As one of this year’s nominees for Best Foreign Film, Sebastián Lelio’s A Fantastic Woman covers a sensitive issue well, delivering a powerful film worthy of its Oscar nod. A Fantastic Woman follows aspiring singer Marina Vidal (Daniela Vega) through her experiences as a transgender woman who wants nothing more than to fulfill her life goals. Unfortunately, when her boyfriend Orlando (Francisco Reyes) suddenly dies, Marina finds herself unable to properly mourn, as Orlando’s family are quick to throw suspicion and scorn towards our protagonist when they discover her gender identity.
From now until March 4th, the Oscars hype will follow some of the most popular names in filmmaking. The nominees for Documentary, Live Action, and Animated shorts, however, are rarely as eminent in theaters or for audiences. Short films are neither as accessible or as sought after as films with longer running times. Luckily, now’s the perfect time for you to change that before the Oscars air in March. Theaters like O Cinema and The Bill Cosford Cinema will be playing all of the nominees for the short film categories starting this weekend!
Are you obsessed with Awards shows? Can’t get enough of that Oscars buzz? Do you live to see the red-carpet entrances of your favorite celebrities and filmmakers? Well, great news! Here’s your opportunity to watch The 90th Academy Awards with other Oscars fanatics and movie-buffs. The FIU Film Studies Program will be hosting a live screening of the Oscars on March 4th in GC 140 starting at 7 p.m. with food, games, and a red-carpet!
Rejoice, film enthusiasts! Oscar Season is upon us once again. March 4th marks the 90th Academy Awards, a night of celebrating some of the most critically acclaimed films of the previous year. The Academy Awards (AKA The Oscars) is the artistic event of the season, where lovers of the medium gather around the television to watch cringey, topical humor – Jimmy Kimmel, unfortunately, returns as this year’s emcee – inspirational speeches, and debate on whether or not certain movies deserve to win certain awards. More importantly, it is a night that recognizes achievements in filmmaking. Whether it be the less flashy technical awards like Best Sound Mixing, or much grander awards like Best Director, the importance of the event is to recognize fine works of art and all those that worked on them. While the winners should be applauded for their hard work, it is important to not forget that cinema is a transformative art and that the greatest prize of all is what a film could mean to someone as a personal level. That being said: if Roger Deakins doesn’t win Best Cinematography for Blade Runner 2049, the Academy must be blind.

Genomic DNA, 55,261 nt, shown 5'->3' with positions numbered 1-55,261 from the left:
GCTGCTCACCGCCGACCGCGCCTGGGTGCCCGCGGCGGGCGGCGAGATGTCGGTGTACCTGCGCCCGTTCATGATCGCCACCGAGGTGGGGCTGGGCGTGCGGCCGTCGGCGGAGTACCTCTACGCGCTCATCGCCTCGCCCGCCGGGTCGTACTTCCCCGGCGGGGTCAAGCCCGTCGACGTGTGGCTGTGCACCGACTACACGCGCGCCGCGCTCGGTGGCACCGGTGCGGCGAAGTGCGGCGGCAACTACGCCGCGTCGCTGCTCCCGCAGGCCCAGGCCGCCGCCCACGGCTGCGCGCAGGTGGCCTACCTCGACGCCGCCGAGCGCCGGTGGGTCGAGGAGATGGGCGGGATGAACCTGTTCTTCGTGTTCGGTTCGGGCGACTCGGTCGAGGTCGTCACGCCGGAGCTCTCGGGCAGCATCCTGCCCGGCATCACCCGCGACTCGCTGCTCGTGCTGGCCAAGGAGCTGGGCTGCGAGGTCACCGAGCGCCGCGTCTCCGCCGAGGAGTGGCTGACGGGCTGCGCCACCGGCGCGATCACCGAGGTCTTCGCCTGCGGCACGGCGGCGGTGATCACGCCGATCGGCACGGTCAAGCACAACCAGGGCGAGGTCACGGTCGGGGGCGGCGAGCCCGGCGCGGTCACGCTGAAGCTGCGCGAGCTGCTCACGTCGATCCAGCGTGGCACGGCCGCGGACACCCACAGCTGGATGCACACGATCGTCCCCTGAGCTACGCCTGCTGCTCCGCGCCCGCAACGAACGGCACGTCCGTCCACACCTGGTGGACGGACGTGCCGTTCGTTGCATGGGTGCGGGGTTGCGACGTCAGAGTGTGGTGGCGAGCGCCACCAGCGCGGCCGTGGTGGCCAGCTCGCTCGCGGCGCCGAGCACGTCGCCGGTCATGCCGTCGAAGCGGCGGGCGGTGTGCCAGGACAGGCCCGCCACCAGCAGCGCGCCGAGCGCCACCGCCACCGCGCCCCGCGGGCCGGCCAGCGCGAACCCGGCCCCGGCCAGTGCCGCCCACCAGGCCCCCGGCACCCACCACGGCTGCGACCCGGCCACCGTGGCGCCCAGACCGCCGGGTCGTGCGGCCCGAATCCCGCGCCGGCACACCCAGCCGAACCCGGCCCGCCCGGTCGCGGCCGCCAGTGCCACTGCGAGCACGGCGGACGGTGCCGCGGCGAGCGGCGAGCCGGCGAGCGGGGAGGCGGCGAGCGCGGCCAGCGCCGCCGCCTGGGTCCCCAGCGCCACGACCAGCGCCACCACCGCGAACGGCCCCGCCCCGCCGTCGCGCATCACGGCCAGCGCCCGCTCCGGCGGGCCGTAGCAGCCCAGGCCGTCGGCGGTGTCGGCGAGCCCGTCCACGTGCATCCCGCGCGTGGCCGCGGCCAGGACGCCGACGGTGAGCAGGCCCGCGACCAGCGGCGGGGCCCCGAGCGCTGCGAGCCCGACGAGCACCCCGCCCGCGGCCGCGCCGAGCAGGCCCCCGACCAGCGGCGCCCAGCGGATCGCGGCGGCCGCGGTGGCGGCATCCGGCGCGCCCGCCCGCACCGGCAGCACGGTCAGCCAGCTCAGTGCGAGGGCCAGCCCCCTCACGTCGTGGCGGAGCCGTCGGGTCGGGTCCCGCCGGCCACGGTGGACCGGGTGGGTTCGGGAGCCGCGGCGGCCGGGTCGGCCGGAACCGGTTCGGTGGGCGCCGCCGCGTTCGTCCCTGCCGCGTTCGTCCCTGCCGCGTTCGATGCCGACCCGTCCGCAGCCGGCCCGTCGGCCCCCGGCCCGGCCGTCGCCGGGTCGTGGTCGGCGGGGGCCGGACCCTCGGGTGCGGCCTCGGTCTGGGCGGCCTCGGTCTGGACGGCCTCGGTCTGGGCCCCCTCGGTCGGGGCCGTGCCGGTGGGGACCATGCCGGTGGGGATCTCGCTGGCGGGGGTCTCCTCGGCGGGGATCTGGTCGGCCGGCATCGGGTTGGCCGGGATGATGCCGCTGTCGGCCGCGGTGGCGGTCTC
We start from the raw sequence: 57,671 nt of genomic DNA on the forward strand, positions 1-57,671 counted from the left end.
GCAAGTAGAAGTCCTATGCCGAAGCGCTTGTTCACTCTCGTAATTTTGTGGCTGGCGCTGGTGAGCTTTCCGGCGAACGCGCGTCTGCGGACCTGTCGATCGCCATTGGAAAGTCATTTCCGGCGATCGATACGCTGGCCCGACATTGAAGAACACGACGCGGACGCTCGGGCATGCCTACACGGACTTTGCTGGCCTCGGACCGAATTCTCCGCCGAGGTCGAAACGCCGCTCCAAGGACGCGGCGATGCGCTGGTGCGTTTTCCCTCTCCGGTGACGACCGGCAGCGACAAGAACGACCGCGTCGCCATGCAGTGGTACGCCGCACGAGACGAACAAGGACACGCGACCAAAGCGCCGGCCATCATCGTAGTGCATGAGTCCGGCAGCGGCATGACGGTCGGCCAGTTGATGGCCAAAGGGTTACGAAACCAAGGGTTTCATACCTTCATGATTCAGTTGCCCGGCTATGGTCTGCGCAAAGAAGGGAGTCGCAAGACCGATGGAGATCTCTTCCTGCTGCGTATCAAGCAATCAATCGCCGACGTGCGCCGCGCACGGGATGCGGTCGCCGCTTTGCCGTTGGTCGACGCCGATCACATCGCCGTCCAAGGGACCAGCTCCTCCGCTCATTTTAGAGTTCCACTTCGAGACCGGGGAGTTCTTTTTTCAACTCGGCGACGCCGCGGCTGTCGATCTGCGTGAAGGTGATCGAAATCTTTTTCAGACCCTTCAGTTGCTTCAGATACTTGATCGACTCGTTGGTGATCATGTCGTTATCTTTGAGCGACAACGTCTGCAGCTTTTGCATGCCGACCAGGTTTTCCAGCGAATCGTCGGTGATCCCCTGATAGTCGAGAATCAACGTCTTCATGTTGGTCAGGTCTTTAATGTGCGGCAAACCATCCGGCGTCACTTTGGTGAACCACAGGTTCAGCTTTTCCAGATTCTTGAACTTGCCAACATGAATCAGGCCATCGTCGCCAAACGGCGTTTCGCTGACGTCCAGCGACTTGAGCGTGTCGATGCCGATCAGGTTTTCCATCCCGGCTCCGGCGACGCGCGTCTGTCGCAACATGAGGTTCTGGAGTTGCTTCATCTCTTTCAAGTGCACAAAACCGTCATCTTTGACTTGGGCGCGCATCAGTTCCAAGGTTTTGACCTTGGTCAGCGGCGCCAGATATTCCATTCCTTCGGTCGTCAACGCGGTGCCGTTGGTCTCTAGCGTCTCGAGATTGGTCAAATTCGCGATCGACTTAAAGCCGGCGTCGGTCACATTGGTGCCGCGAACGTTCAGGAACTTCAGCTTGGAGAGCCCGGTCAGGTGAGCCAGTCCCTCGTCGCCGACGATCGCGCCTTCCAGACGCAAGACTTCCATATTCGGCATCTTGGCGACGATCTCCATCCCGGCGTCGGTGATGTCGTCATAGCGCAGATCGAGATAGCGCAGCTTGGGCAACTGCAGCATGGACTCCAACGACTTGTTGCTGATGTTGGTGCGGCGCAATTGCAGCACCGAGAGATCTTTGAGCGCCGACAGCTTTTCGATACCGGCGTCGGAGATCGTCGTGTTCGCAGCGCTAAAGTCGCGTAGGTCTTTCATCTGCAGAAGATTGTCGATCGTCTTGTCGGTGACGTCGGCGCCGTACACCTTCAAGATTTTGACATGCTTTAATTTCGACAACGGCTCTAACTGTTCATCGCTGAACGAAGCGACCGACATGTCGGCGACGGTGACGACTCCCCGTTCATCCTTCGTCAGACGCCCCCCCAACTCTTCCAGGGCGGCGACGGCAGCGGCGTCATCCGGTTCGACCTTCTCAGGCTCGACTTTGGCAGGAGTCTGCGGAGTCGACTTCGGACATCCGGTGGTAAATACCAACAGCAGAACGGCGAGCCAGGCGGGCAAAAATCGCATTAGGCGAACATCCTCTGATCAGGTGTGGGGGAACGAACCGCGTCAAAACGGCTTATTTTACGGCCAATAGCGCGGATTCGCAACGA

In a momentous occasion, Moonlight came out on top at the 89th Academy Awards. Despite Hollywood’s checkered history around race, religion, and sexuality, the film that was made on a shoestring budget managed to take home three awards on Sunday night. The Academy Awards opened and closed the ceremony with Moonlight winning an award. The film taking home the biggest prize of the night, Best Picture, marks a huge step forward for the Academy. A coming of age film about gay man of color living in Liberty City, not about slavery or the civil rights movement, has expanded the Academy’s recognition of black filmmaking beyond confining storylines or stereotypes.
Are this year’s Oscars another parade of safe Hollywood self-congratulation or a courageous vote of confidence for under-recognized artists? Well, some of both. The list of nominees was released on January 24th and came with a quite a few surprises. This list of nominations breaks several records, offers several first time nominations, and even cements a comeback story. So, without further ado, here are the highlights of the nominees.